I am writing this, along with many other students as news of a new Vice Chancellor taking charge in the University of Kashmir breaks in. Awaiting in anticipation, of a much required reform in the university, I write this letter to you with hope.
I’m an ordinary student revealing my ordeal, not just to express my plight but also to raise the very important question of the missing accountability. I write this letter with the expectation that the plea would be heard and necessary measures would be taken accordingly.
While another session is likely to come to an end and most of my batchmates prepare for a research degree, I await here in this deplorable and pathetic system prevailing in Kashmir University to take the final exams and get my degree.
Being the only state-level university in Kashmir, it wouldn’t be wrong to say that Kashmir University is just another dismayed reflection of the state. But to what extent is it really viable for a university to function like that?
To what extent is it acceptable when an educational institution deviates from its purpose and functions like a prison?
My very introduction to this university was on the day I took my entrance exam for a Masters degree in 2016. I sat in a corner beside a broken window trying to solve the paper while the invigilators sat right behind me gossiping about their domestic affairs without the slightest consideration for anybody who was taking the exam, and could be disturbed from the echoing gossip.
But then that was just the beginning. There was more to come.
The admission process turned out to be an introduction of the red-tapism prevalent in the university. One is made to run from pillar to post for completion of the formalities and avoidable procedures for the admission.
The lower rung officials play a dominant role in the administration imposing their will with impunity, while at the same time enjoying impunity. I therefore ask, why is there no accountability for exploitation by the officials for the inconvenience, harassment and mental agony they cause to the students?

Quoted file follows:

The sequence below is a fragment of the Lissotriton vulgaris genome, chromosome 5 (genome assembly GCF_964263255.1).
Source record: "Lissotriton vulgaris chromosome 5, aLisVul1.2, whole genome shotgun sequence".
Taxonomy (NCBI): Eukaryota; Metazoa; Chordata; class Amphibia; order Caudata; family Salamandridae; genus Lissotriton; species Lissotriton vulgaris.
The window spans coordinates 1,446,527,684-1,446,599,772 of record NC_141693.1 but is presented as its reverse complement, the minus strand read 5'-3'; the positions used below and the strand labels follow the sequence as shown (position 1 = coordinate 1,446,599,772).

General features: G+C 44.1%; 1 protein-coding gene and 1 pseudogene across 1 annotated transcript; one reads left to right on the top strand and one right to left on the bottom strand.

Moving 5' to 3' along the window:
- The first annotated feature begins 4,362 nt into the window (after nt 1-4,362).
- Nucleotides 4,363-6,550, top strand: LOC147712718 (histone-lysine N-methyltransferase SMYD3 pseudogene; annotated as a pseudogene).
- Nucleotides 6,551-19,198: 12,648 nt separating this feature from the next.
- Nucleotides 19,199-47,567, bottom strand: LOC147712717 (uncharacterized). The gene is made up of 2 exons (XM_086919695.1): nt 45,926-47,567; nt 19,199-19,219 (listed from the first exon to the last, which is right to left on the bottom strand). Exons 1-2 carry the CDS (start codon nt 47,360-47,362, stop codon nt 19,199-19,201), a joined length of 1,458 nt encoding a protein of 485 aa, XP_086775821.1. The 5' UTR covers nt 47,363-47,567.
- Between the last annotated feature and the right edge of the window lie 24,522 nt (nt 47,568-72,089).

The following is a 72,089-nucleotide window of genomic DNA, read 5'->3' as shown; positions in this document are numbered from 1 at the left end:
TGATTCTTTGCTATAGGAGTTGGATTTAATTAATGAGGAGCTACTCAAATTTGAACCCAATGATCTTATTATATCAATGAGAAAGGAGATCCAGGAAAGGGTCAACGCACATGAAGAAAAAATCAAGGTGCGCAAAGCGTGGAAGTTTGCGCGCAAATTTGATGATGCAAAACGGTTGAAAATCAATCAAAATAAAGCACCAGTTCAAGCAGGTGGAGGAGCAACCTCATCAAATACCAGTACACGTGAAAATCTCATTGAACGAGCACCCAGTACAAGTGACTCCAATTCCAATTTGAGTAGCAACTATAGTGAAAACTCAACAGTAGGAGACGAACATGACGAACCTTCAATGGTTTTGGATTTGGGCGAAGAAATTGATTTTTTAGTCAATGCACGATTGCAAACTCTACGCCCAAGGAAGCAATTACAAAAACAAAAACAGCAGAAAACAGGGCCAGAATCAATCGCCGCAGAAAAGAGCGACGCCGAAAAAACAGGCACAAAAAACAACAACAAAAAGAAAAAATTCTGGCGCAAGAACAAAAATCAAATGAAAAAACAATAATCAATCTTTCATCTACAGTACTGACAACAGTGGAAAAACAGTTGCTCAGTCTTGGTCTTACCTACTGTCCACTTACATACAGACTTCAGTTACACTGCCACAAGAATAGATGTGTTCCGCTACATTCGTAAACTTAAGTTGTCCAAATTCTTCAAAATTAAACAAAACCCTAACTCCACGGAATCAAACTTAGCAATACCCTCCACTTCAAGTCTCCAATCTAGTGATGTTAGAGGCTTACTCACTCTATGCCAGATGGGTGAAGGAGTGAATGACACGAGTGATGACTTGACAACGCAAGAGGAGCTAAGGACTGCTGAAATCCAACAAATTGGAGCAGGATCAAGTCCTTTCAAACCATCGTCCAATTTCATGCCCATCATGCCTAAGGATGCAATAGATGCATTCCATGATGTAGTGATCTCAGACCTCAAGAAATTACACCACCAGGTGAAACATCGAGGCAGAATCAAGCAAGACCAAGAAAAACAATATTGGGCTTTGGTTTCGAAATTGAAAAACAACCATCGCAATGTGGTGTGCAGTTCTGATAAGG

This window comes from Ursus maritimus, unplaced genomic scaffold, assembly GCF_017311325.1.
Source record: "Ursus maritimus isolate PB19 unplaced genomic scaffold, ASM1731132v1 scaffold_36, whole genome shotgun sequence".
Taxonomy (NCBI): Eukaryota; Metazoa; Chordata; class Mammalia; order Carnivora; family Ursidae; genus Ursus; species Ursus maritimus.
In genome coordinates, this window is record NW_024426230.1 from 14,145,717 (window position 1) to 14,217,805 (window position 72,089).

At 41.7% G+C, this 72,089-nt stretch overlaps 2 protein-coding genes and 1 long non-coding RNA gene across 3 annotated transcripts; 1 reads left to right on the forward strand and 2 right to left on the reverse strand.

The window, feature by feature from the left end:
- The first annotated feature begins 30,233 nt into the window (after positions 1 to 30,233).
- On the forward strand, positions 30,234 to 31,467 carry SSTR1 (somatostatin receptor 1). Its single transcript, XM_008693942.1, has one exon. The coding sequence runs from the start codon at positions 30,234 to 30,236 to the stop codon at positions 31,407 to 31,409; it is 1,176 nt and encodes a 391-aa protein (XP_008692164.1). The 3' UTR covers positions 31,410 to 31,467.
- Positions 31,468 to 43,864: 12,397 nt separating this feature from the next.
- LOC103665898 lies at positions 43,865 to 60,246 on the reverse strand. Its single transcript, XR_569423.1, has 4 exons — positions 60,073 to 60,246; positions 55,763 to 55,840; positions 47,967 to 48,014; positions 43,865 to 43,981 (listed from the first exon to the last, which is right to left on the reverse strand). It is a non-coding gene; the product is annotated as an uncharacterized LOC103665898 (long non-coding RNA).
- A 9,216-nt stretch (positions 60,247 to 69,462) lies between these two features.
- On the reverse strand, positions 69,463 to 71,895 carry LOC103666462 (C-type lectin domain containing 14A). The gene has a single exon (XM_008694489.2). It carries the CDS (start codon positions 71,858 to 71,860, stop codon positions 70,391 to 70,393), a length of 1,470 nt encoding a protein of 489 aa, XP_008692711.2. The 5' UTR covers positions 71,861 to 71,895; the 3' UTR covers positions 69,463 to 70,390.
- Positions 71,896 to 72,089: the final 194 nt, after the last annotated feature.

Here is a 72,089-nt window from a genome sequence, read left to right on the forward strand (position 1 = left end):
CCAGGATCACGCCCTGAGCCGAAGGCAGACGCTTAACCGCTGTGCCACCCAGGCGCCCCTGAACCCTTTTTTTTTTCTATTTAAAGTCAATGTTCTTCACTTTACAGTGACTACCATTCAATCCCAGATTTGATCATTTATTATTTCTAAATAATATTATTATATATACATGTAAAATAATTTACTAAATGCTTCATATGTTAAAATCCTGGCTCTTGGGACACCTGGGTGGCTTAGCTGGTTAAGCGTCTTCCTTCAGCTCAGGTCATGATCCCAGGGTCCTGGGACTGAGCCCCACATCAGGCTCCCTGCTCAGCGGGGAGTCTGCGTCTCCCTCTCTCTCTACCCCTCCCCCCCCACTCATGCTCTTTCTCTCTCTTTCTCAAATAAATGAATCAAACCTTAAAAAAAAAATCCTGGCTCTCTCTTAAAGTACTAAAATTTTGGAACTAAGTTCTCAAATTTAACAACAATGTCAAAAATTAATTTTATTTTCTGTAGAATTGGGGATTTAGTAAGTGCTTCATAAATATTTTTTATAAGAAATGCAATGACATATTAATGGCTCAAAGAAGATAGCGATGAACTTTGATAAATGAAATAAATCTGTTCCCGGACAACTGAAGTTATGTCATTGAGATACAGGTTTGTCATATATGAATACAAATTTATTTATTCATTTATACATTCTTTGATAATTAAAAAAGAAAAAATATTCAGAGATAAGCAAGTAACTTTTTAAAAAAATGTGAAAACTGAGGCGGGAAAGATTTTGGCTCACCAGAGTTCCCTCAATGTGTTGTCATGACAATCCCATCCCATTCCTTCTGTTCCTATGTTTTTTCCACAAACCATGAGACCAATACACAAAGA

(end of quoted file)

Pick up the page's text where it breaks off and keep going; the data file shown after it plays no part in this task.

Next comes the phase of finally joining the university. I would have anticipated things to be not so good or even bad, but to my utter dismay, it turned out to be worse than i had imagined. The classes almost never started on time and the session was delayed.
In a place like Kashmir, where conflict takes its toll over most activities, I wonder how the university could afford such delay in addition to unavoidable circumstances, but then I discovered that unnecessary deferrals were a routine tradition in the university.
While other universities like IUST, CUK and SKUAST would be able to complete their session on time, Kashmir University would still be behind, citing reasons like turmoil, or any other natural calamity to hide its sluggish administration.
In a class that could barely accommodate 30–40 students, the number exceeded far beyond, in violation of the UGC guidelines that prescribes a class limit of 60. Is the university even well equipped in its infrastructure to accommodate such a vast number of students?
The introduction of payment seats and second shifts only compliments this fact. In order to accommodate more students, quality of education is compromised over quantity, which also puts more burden on the faculty.
Classes are irregular, exams don’t happen on time and this only leads to delay in graduating and issuances of degrees. With such shortcomings at its end, how does the administration even manage to make a fuss over attendance?
What motivation would a student have to go to such a place everyday. But then again, I suppose in Kashmir, it’s possibly acceptable because systems are less concerned with learning and more obsessed with futile and frivolous rules.